More Questions than Answers
by Stacey Zisook Robinson
On the first Sunday of the first day of religious school, I challenge my seventh grade students: How do you have a conversation with God in the 21st century? Do you have a conversation at all? How do you come to God when life is good? More, how do you come to God in times of anger or sadness or despair, when all you want to do is curse at God?
Being a fan of symmetry, on the last Sunday of the last day of religious school, I asked them: “What is it that connects you? To Judaism, to God? Are you connected? What does it mean to be a Jew?”
I don’t know that I have answers any more now than I did when I started that year. For that matter, any more than I did when I lost God, when I was convinced that God had lost me, or any more than when I felt sheltered and carried gently in the palm of God’s hand. But I know now, I think, what connects me. I know, now, what binds me to my faith.
Hooray for me (she said, somewhat drily – after all, this is not about me). But still, I ask myself: “Have I done enough? Have I, have we, the community that surrounds and supports these questing, growing, questioning minds – have we given them enough, to anchor them in their doubt and disbelief, to strengthen them in their journey to adulthood? Will they, too, become Jews by choice?”
I look at my son, who, at 13, is right there: a jumble of belief and doubt and cynicism and hope, so ready to believe, so fearful of his honest disbelief. What can I give him, that he will choose to be a Jew? Around and around I go, on my own merry-go-round of ask-and-answer. Every so often, I’m lucky enough to stop long enough to hear enough from others who ride their own merry-go-rounds of hope and doubt and faith and love.
It lets me know, if nothing else, that I’m asking the right questions. At least, that we are all asking a lot of the same questions. And we’re finding, if not answers, at least a little bit of clarity. And so I can say: What does it take to be enough? And I can start to hear the tinny calliope of an answer coming back to me: It’s about passion, I think. My passion. Our passion. The passion and joy and exuberance of being Jewish: of study and community and service and prayer and family and God. It’s choosing and being engaged in the choice. It’s mindful and sometimes difficult and sometimes frustrating and always, always, it is OK to be passionate. It’s good to find the wonder and sense the awe. Judaism can be an intellectual pursuit, but it is so much more, can be so much more – if we allow it, if we let it. How can we not show that? How can we not share that?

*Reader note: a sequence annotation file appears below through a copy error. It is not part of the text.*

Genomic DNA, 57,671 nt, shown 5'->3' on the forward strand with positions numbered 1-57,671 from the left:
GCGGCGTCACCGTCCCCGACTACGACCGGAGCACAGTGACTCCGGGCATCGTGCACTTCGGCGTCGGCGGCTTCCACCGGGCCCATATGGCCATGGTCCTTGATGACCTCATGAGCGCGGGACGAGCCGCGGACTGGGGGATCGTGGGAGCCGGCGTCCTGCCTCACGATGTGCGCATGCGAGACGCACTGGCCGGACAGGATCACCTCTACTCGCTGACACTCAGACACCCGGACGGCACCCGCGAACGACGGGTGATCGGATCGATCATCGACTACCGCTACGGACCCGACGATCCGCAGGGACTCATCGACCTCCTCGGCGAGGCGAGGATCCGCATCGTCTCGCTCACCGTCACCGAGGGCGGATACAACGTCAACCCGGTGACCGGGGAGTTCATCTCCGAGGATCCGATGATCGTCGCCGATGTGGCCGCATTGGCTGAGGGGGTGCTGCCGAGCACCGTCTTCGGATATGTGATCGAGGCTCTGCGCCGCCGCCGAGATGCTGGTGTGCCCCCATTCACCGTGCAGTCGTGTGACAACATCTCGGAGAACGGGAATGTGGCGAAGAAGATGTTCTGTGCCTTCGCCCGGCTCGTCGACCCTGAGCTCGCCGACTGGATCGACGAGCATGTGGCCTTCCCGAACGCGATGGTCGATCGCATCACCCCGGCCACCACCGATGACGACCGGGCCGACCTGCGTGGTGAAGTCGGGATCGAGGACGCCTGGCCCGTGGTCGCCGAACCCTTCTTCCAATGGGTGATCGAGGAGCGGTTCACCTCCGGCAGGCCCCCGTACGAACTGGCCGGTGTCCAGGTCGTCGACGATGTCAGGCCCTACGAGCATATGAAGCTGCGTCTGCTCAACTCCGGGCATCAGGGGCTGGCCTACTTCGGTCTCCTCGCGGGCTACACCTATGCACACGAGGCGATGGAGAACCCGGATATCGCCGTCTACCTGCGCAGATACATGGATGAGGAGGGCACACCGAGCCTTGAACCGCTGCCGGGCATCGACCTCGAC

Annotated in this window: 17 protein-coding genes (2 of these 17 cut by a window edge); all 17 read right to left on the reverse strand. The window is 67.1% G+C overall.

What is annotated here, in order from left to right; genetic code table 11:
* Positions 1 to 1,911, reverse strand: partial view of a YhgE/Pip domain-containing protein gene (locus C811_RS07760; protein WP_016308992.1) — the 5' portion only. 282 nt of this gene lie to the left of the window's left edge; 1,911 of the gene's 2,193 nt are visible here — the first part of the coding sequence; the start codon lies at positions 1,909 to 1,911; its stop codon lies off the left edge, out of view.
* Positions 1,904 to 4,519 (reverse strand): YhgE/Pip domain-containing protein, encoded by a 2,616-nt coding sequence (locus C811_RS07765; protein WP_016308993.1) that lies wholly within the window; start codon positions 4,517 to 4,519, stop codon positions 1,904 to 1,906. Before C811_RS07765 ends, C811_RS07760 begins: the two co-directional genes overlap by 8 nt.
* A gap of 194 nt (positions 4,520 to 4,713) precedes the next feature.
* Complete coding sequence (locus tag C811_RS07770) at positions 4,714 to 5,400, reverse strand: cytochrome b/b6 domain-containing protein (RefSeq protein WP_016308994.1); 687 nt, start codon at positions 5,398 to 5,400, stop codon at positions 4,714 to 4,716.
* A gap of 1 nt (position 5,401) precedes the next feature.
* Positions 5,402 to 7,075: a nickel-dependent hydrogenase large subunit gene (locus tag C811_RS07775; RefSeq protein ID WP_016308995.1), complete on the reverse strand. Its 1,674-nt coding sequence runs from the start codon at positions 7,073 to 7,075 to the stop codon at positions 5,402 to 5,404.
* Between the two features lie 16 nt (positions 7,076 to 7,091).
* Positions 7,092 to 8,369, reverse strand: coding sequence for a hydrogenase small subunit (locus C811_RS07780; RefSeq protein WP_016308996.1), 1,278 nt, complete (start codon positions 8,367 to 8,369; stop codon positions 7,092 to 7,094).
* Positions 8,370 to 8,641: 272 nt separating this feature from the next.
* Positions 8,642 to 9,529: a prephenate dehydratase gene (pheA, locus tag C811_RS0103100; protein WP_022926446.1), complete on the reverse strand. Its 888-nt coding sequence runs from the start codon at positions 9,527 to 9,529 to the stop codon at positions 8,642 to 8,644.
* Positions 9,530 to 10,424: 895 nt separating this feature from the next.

But wait! There’s more (she said with a cockeyed smile). It’s also about obligation. We spend so much time sheltering our young, giving and teaching and doing for them, that we don’t always remember to teach them their obligation to us, their community. We don’t always show them that there is as much joy, as much passion in obligation and service outwards as there is in being served. God knows that lesson well: We are commanded to serve, we are bound by our obligations one to another, to our community and to God. It is that obligation that helps give us all a framework of connection that can transcend doubt or disbelief.
Passion. Obligation. Joy. God. Beginning the conversation. Being caught in the act of choosing, every day, to be a Jew. What else, what else, what else? What am I missing? What are we missing? I don’t know it all, not by a long shot, but I’ve learned that there are those who can fill in the blanks, if I ask. There are those who can help me find the questions, if I listen.
I’m asking. I’m listening. Is it enough? Is there joy enough, wonder enough to bridge the doubt? What connects us? What will bind us, one to another and to God? What words do I give to my son, so that he can find his own way to choose, every day, to be a Jew?
And finally, I offer a small prayer of my own: that we can all listen in wonder, ask in joy, choose in faith, dance with God. Amen.
Stacey Zisook Robinson is a member of Beth Emet The Free Synagogue in Evanston, IL, and Congregation Hakafa in Glencoe, IL.